Always in beta

19 Jan

“The relentless digitisation of products, services and communications is a journey away from linear, one-way, interruption, frequency and inflexibility.”

Neil Perkin
Founder, Only Dead Fish

I recently discovered ‘Only Dead Fish’. That may not sound like a good thing, but I assure you it is. ‘Only Dead Fish’ is a digital and media consultancy business founded by Neil Perkin. Reading Perkin’s blog, and specifically looking through a presentation on ‘agile planning’ that he posted back in 2011, I was struck by how relevant it was to the work I do – and I’m sure many others who’ve engaged with it feel the same way, no matter what industry they work in. It was one of those moments when the ideas and approaches that I employ every day, but have never fully thought through, are presented in an enlightening and coherent way, reassuring me that what I’m doing does make sense, and encouraging me to embrace the opportunities presented by a world – driven by new, digital technology – that’s forever changing and evolving.

Traditional approaches to marketing involve auditing, planning, implementing, measuring, analysing, and, well you get the idea. It’s a cyclical process, in the sense that your measuring and anlaysing feeds into your future planning, but it’s fairly rigid. Once you’ve done your research, put together a strategy and have a plan, you pretty much stick to it. In my previous life as a teacher, there was a similar approach. After assessing the needs of a class (or more commonly the requirements of the school syllabus – the two weren’t always 100% compatible) I’d put together an overarching plan for a period of time, plus specific plans for each lesson. But as all teachers know, lessons don’t always go to plan. And if it looks like the lesson is starting to fall flat on its face, you need to adapt to the needs of the class, you need to be flexible. You need to be agile.

Perkin describes agile planning as ‘a set of guiding principles’ as opposed to a ‘process’. There are seven of these:

1. Ideas from anywhere

I particularly like this one and it’s what made me stick with Perkins’ 91-slide presentation. It’s the idea that organisations should encourage employees to connect with one another, there needs to be a flow of ideas. People should not be placed in silos. (I couldn’t agree more!)

2. Users at the centre

We should observe our customers in context. We should challenge questions and find the problems that need to be solved.

3. Not a single solution, but lots of choices

Create and curate choice.

4. Test and learn

Design with vision and optimise with feedback. Advantage comes from responsiveness and adaptability, rather than scale.

5. ‘Always on’ marketing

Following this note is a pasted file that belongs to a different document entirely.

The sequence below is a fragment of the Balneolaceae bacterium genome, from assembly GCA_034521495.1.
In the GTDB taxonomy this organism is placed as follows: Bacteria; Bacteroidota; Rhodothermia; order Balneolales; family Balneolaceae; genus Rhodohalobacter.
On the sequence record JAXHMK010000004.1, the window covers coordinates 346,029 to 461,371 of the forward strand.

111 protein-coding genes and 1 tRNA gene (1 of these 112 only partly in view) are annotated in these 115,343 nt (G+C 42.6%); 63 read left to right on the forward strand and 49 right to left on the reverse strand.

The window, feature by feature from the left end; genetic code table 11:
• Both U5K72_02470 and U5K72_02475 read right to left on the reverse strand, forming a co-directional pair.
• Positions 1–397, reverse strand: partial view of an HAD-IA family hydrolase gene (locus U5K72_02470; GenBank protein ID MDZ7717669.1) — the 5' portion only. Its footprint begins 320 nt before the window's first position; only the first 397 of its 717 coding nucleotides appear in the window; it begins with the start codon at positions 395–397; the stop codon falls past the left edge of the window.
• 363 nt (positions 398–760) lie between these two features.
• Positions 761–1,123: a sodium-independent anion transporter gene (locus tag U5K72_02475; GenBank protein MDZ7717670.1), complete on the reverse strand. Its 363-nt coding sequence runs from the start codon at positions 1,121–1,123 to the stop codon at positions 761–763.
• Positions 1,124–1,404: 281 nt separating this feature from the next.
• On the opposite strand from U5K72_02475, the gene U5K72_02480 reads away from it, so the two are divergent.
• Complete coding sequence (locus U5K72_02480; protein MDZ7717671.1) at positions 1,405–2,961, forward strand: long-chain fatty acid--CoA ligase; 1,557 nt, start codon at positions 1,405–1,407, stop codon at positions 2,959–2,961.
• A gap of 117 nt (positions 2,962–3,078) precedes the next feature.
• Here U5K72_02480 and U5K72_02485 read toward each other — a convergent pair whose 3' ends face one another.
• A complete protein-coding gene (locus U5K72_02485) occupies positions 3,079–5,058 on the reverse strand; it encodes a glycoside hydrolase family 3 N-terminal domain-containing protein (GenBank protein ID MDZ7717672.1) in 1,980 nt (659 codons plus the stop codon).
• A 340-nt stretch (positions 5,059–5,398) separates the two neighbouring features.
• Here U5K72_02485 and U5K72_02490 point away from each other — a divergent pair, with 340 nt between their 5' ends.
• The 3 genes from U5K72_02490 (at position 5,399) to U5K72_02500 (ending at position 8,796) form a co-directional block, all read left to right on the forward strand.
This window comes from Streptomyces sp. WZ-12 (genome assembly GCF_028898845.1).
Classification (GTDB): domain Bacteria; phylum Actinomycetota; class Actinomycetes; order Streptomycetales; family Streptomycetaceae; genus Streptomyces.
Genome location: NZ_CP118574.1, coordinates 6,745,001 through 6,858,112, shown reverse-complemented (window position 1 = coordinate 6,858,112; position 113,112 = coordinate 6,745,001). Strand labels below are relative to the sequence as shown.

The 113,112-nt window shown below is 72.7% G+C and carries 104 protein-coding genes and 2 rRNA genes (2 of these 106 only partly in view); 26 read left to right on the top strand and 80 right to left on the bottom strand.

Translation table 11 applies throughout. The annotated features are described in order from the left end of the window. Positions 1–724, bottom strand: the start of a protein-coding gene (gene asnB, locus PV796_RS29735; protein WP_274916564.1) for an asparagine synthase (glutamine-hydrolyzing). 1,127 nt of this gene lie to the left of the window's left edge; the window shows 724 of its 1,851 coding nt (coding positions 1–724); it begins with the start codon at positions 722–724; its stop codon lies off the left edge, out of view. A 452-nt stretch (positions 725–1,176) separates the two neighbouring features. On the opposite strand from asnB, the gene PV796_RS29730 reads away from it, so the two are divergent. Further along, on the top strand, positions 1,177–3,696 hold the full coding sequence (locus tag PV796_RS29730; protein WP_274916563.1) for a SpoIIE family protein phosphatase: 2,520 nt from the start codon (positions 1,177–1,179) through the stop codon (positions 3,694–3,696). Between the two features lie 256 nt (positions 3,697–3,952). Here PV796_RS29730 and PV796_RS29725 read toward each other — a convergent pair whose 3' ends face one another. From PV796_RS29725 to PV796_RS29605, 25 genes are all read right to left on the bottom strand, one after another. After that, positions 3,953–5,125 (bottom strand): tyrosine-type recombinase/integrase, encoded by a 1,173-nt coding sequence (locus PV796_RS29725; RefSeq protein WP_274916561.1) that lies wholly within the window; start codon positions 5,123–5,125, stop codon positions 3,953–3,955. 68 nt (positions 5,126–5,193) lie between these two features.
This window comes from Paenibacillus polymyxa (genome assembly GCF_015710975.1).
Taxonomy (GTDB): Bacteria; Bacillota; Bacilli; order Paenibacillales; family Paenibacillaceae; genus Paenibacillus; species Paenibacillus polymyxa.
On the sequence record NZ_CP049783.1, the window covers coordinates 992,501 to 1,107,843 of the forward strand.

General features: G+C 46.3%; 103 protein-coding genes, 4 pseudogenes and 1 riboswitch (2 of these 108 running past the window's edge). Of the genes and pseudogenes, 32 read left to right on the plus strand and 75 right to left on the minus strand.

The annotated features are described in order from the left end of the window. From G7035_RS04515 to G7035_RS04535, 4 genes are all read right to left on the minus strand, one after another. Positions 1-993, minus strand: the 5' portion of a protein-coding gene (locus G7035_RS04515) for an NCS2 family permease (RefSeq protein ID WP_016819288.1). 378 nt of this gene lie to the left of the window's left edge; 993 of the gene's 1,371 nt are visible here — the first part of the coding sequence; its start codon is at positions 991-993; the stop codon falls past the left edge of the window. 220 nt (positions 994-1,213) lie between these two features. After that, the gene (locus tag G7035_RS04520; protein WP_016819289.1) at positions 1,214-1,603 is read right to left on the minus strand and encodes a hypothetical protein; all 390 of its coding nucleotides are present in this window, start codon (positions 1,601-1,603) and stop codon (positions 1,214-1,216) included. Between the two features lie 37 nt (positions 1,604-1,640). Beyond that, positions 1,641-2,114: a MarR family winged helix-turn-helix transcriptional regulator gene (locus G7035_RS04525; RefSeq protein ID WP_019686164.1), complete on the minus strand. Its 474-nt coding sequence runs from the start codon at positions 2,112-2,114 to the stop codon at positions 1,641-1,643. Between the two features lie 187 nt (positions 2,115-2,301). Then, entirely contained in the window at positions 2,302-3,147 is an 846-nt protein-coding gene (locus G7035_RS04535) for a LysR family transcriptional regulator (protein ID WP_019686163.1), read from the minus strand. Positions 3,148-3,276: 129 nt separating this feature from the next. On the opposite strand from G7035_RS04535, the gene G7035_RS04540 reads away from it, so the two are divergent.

Less emphasis on campaigns, and more on continuous communication. Be useful, interesting, entertaining and playful, and build a culture of experimentation, not planning. (For me this is the toughest one as it can involve battles if an organisation doesn’t fully embrace experimentation. However, some things are definitely worth fighting for!)

6. Smart collection and reapplication of data

Use data to deliver a better user experience.

7. Free your mind (and your budget)

Detailed plans are the enemy of adaptability.


Before I saw this being referred to as ‘agile planning’ I’d always thought of it simply as ‘flexibility’. Planning is good. It helps me to think things through, to allocate resources, and sometimes even more importantly, having a detailed written plan – that follows rigid guidelines – reassures those above me in the heirarchy that I know what I’m doing. However, with digital products and digital marketing and communications, detailed plans are fast becoming a huge waste of time. Yes, of course we still need clear objectives and a well thought through strategy that we can communicate to those we work with. It’s the concept of a campaign plan, with clear start and end dates, that I think is being fast replaced by an ongoing and more agile approach.

In work, as in all aspects of life, no matter how much we plan, it’s the unplanned that will either delight and surprise us, or knock us sideways, and we need to embrace this. Organisations that accept that we are always in beta, always experimenting, will be able to react quickly to new opportunities. Let’s stop wasting time on detailed plans and just get stuck in, or as a certain sportswear company would say, Just Do It.

“While we are in here bullshitting about strategy, something is happening out there.”

Gary Humel
US Management Expert


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